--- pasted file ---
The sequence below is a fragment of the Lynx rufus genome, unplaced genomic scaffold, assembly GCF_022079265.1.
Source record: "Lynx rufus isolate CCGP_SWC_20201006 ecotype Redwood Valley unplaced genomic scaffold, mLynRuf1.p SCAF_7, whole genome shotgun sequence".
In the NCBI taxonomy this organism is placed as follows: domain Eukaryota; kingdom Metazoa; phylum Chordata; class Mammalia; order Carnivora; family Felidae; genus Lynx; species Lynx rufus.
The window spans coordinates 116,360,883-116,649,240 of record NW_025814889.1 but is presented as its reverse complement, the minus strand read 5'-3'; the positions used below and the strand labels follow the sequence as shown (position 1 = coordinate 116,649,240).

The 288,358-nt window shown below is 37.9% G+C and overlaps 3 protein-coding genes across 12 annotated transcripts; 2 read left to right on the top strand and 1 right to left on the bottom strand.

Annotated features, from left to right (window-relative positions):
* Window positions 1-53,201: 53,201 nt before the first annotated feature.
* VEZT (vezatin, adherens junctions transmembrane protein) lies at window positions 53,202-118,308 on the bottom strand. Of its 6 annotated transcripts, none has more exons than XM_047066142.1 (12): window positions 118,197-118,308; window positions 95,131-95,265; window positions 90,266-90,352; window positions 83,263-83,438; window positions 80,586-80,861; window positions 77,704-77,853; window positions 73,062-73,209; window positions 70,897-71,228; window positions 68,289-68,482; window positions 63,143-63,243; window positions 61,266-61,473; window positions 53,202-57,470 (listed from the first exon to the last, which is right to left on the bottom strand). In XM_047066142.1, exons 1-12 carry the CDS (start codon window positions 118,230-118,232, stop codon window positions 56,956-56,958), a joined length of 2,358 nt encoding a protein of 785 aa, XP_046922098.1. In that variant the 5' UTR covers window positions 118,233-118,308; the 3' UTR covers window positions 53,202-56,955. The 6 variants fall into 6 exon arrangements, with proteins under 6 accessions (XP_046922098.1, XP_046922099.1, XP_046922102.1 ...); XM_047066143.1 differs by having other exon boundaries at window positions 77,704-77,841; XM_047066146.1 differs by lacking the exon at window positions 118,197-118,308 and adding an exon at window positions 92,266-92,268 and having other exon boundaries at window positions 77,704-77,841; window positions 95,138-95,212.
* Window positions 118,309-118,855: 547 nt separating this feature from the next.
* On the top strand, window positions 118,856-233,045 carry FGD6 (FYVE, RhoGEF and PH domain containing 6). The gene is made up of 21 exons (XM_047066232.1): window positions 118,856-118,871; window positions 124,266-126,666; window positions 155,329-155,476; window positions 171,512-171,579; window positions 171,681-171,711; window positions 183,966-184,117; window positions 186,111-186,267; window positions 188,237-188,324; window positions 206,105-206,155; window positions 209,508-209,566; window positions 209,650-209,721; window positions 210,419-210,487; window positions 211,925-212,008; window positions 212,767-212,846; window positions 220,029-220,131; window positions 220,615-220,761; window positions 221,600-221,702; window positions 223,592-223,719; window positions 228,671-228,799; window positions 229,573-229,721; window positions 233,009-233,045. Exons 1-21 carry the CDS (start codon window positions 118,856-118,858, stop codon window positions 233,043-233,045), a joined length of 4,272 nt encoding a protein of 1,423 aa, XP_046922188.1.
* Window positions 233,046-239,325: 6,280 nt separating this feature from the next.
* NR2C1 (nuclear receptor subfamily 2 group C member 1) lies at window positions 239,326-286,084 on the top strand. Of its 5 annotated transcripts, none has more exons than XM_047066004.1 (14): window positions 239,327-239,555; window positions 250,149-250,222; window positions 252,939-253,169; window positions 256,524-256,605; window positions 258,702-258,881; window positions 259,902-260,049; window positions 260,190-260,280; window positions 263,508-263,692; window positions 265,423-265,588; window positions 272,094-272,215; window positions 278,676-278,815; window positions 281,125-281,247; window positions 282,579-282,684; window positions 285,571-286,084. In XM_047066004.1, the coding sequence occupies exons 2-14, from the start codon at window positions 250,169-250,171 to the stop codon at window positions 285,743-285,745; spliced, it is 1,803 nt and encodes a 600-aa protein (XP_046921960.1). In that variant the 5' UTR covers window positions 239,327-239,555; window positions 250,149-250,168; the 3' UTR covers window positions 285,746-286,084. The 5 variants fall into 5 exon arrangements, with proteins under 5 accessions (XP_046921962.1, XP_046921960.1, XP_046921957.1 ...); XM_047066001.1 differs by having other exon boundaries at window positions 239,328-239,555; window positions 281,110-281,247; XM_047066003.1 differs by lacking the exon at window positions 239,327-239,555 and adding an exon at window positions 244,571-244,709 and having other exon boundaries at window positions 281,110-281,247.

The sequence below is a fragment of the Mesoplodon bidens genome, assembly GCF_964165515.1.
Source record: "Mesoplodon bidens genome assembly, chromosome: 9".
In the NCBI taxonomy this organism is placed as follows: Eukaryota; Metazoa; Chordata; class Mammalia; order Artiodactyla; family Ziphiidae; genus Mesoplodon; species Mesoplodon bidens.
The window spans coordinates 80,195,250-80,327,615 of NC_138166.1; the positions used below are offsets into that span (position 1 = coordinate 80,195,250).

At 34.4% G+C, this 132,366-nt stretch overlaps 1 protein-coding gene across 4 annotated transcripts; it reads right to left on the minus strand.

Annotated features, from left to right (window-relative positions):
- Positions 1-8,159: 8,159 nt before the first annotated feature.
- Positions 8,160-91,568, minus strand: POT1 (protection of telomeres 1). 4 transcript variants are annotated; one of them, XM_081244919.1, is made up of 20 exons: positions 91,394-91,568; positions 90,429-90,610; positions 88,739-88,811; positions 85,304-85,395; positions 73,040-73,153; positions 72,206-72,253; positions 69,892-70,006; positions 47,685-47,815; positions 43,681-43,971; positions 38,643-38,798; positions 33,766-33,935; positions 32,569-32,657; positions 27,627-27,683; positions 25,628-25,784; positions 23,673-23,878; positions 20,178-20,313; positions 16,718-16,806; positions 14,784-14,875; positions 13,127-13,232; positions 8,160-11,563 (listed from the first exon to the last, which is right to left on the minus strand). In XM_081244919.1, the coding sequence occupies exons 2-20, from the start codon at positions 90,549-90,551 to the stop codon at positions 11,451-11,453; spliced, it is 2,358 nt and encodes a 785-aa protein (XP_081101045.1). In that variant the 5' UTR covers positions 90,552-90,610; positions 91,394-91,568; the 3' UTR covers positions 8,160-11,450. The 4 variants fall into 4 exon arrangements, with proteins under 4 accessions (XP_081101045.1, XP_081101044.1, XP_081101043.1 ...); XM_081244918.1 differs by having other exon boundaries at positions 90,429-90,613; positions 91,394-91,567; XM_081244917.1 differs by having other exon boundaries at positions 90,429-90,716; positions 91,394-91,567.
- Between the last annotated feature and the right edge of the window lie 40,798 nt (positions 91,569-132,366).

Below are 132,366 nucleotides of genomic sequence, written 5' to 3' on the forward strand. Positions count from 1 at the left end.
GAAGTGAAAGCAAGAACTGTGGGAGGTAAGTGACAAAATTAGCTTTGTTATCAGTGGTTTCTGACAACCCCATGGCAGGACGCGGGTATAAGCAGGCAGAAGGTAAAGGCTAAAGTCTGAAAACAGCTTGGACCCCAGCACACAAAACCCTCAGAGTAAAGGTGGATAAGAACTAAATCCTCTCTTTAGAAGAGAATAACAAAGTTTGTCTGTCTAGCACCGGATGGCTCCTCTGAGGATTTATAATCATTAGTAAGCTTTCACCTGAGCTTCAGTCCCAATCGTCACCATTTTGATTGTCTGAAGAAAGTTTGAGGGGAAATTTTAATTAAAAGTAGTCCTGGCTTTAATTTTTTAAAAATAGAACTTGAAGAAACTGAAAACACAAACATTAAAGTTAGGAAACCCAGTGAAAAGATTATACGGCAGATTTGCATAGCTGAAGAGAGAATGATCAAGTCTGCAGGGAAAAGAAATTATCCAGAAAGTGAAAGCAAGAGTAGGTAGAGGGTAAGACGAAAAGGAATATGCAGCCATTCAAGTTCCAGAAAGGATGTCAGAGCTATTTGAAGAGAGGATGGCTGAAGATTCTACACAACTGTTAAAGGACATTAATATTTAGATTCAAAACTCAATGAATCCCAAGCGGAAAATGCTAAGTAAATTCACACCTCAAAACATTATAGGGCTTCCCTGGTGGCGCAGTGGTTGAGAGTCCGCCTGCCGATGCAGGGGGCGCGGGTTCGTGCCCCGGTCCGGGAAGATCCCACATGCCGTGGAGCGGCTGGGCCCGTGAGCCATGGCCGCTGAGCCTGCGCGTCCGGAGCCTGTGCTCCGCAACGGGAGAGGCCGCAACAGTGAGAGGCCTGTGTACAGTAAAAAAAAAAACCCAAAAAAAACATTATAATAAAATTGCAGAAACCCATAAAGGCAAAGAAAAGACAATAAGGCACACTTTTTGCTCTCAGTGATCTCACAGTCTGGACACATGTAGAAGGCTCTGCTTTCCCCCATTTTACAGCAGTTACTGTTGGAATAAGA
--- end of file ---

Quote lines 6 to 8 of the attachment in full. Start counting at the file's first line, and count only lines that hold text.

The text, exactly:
Annotated features, from left to right (window-relative positions):
* Window positions 1-53,201: 53,201 nt before the first annotated feature.
* VEZT (vezatin, adherens junctions transmembrane protein) lies at window positions 53,202-118,308 on the bottom strand. Of its 6 annotated transcripts, none has more exons than XM_047066142.1 (12): window positions 118,197-118,308; window positions 95,131-95,265; window positions 90,266-90,352; window positions 83,263-83,438; window positions 80,586-80,861; window positions 77,704-77,853; window positions 73,062-73,209; window positions 70,897-71,228; window positions 68,289-68,482; window positions 63,143-63,243; window positions 61,266-61,473; window positions 53,202-57,470 (listed from the first exon to the last, which is right to left on the bottom strand). In XM_047066142.1, exons 1-12 carry the CDS (start codon window positions 118,230-118,232, stop codon window positions 56,956-56,958), a joined length of 2,358 nt encoding a protein of 785 aa, XP_046922098.1. In that variant the 5' UTR covers window positions 118,233-118,308; the 3' UTR covers window positions 53,202-56,955. The 6 variants fall into 6 exon arrangements, with proteins under 6 accessions (XP_046922098.1, XP_046922099.1, XP_046922102.1 ...); XM_047066143.1 differs by having other exon boundaries at window positions 77,704-77,841; XM_047066146.1 differs by lacking the exon at window positions 118,197-118,308 and adding an exon at window positions 92,266-92,268 and having other exon boundaries at window positions 77,704-77,841; window positions 95,138-95,212.